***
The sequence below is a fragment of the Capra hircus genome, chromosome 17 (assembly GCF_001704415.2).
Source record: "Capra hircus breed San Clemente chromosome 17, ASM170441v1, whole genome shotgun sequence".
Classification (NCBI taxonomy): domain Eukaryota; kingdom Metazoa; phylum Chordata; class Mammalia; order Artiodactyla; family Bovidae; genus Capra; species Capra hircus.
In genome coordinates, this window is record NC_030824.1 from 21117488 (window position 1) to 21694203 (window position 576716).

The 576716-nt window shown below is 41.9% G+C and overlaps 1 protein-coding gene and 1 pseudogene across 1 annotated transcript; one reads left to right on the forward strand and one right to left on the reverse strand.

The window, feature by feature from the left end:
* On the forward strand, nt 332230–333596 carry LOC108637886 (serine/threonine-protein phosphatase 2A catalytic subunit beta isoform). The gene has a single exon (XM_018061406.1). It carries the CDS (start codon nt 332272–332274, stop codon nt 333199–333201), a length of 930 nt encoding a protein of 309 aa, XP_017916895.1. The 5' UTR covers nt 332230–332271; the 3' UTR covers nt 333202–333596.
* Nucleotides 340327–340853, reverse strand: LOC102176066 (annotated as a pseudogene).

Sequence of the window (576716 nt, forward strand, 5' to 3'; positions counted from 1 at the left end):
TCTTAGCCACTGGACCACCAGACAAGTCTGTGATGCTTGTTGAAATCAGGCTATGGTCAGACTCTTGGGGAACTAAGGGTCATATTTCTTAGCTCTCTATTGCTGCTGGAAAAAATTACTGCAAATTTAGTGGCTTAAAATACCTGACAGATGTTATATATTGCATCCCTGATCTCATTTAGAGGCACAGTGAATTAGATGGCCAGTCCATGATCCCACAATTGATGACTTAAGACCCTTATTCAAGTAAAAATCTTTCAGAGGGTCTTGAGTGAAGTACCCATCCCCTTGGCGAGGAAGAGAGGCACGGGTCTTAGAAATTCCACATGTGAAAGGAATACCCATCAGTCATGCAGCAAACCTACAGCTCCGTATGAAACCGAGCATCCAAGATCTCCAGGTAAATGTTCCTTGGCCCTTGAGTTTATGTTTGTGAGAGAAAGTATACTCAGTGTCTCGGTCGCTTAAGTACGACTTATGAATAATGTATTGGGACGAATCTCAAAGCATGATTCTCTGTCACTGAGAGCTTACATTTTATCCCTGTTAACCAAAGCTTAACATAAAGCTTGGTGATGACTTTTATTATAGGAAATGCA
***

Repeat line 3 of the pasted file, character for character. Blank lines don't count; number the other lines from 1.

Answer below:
Classification (NCBI taxonomy): domain Eukaryota; kingdom Metazoa; phylum Chordata; class Mammalia; order Artiodactyla; family Bovidae; genus Capra; species Capra hircus.